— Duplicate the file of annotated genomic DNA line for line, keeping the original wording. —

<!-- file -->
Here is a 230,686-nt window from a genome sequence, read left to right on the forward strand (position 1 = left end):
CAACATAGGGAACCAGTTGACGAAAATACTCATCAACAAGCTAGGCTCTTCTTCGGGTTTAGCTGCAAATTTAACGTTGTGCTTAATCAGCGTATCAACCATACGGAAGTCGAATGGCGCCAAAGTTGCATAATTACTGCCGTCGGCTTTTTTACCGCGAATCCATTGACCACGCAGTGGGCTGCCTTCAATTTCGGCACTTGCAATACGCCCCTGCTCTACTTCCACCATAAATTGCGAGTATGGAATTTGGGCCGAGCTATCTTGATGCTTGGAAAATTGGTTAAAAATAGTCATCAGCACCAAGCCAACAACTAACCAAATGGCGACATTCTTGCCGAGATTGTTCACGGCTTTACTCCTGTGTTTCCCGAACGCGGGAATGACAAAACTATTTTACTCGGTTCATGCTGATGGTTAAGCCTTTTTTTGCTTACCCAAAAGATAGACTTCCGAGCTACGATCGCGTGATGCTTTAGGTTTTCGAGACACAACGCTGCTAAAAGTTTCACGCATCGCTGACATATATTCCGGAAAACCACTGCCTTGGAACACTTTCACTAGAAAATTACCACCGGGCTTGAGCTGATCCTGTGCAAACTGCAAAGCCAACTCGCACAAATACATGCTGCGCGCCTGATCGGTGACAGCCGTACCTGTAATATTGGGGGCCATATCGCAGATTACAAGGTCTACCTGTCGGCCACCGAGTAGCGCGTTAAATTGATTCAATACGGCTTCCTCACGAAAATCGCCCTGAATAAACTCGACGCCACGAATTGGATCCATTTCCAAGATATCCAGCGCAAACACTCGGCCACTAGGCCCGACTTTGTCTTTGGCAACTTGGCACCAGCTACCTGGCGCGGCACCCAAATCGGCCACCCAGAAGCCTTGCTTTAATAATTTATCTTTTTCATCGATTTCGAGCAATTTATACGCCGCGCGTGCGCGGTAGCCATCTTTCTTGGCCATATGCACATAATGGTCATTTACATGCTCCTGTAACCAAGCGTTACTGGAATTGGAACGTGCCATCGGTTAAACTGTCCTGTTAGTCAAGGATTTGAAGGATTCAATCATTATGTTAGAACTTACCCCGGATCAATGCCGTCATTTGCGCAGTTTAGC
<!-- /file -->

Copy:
Here is a 230,686-nt window from a genome sequence, read left to right on the forward strand (position 1 = left end):
CAACATAGGGAACCAGTTGACGAAAATACTCATCAACAAGCTAGGCTCTTCTTCGGGTTTAGCTGCAAATTTAACGTTGTGCTTAATCAGCGTATCAACCATACGGAAGTCGAATGGCGCCAAAGTTGCATAATTACTGCCGTCGGCTTTTTTACCGCGAATCCATTGACCACGCAGTGGGCTGCCTTCAATTTCGGCACTTGCAATACGCCCCTGCTCTACTTCCACCATAAATTGCGAGTATGGAATTTGGGCCGAGCTATCTTGATGCTTGGAAAATTGGTTAAAAATAGTCATCAGCACCAAGCCAACAACTAACCAAATGGCGACATTCTTGCCGAGATTGTTCACGGCTTTACTCCTGTGTTTCCCGAACGCGGGAATGACAAAACTATTTTACTCGGTTCATGCTGATGGTTAAGCCTTTTTTTGCTTACCCAAAAGATAGACTTCCGAGCTACGATCGCGTGATGCTTTAGGTTTTCGAGACACAACGCTGCTAAAAGTTTCACGCATCGCTGACATATATTCCGGAAAACCACTGCCTTGGAACACTTTCACTAGAAAATTACCACCGGGCTTGAGCTGATCCTGTGCAAACTGCAAAGCCAACTCGCACAAATACATGCTGCGCGCCTGATCGGTGACAGCCGTACCTGTAATATTGGGGGCCATATCGCAGATTACAAGGTCTACCTGTCGGCCACCGAGTAGCGCGTTAAATTGATTCAATACGGCTTCCTCACGAAAATCGCCCTGAATAAACTCGACGCCACGAATTGGATCCATTTCCAAGATATCCAGCGCAAACACTCGGCCACTAGGCCCGACTTTGTCTTTGGCAACTTGGCACCAGCTACCTGGCGCGGCACCCAAATCGGCCACCCAGAAGCCTTGCTTTAATAATTTATCTTTTTCATCGATTTCGAGCAATTTATACGCCGCGCGTGCGCGGTAGCCATCTTTCTTGGCCATATGCACATAATGGTCATTTACATGCTCCTGTAACCAAGCGTTACTGGAATTGGAACGTGCCATCGGTTAAACTGTCCTGTTAGTCAAGGATTTGAAGGATTCAATCATTATGTTAGAACTTACCCCGGATCAATGCCGTCATTTGCGCAGTTTAGC